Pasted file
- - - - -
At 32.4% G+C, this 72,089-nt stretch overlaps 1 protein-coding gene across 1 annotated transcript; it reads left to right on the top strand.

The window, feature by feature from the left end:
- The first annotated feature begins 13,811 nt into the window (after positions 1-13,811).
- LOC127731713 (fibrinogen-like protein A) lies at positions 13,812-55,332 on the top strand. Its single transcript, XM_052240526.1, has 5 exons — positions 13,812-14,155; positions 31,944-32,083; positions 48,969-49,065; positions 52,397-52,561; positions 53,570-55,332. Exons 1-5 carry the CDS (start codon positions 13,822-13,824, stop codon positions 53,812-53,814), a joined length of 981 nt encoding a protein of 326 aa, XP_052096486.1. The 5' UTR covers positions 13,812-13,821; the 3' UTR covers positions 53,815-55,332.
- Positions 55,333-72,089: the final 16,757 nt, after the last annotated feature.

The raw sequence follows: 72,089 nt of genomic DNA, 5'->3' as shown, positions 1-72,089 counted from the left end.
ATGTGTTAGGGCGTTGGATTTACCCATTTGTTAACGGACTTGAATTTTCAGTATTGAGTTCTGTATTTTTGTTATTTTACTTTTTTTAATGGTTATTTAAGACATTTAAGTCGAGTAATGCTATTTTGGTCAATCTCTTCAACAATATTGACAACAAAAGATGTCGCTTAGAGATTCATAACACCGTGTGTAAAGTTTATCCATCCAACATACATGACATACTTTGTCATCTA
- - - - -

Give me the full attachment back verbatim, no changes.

At 32.4% G+C, this 72,089-nt stretch overlaps 1 protein-coding gene across 1 annotated transcript; it reads left to right on the top strand.

The window, feature by feature from the left end:
- The first annotated feature begins 13,811 nt into the window (after positions 1-13,811).
- LOC127731713 (fibrinogen-like protein A) lies at positions 13,812-55,332 on the top strand. Its single transcript, XM_052240526.1, has 5 exons — positions 13,812-14,155; positions 31,944-32,083; positions 48,969-49,065; positions 52,397-52,561; positions 53,570-55,332. Exons 1-5 carry the CDS (start codon positions 13,822-13,824, stop codon positions 53,812-53,814), a joined length of 981 nt encoding a protein of 326 aa, XP_052096486.1. The 5' UTR covers positions 13,812-13,821; the 3' UTR covers positions 53,815-55,332.
- Positions 55,333-72,089: the final 16,757 nt, after the last annotated feature.

The raw sequence follows: 72,089 nt of genomic DNA, 5'->3' as shown, positions 1-72,089 counted from the left end.
ATGTGTTAGGGCGTTGGATTTACCCATTTGTTAACGGACTTGAATTTTCAGTATTGAGTTCTGTATTTTTGTTATTTTACTTTTTTTAATGGTTATTTAAGACATTTAAGTCGAGTAATGCTATTTTGGTCAATCTCTTCAACAATATTGACAACAAAAGATGTCGCTTAGAGATTCATAACACCGTGTGTAAAGTTTATCCATCCAACATACATGACATACTTTGTCATCTA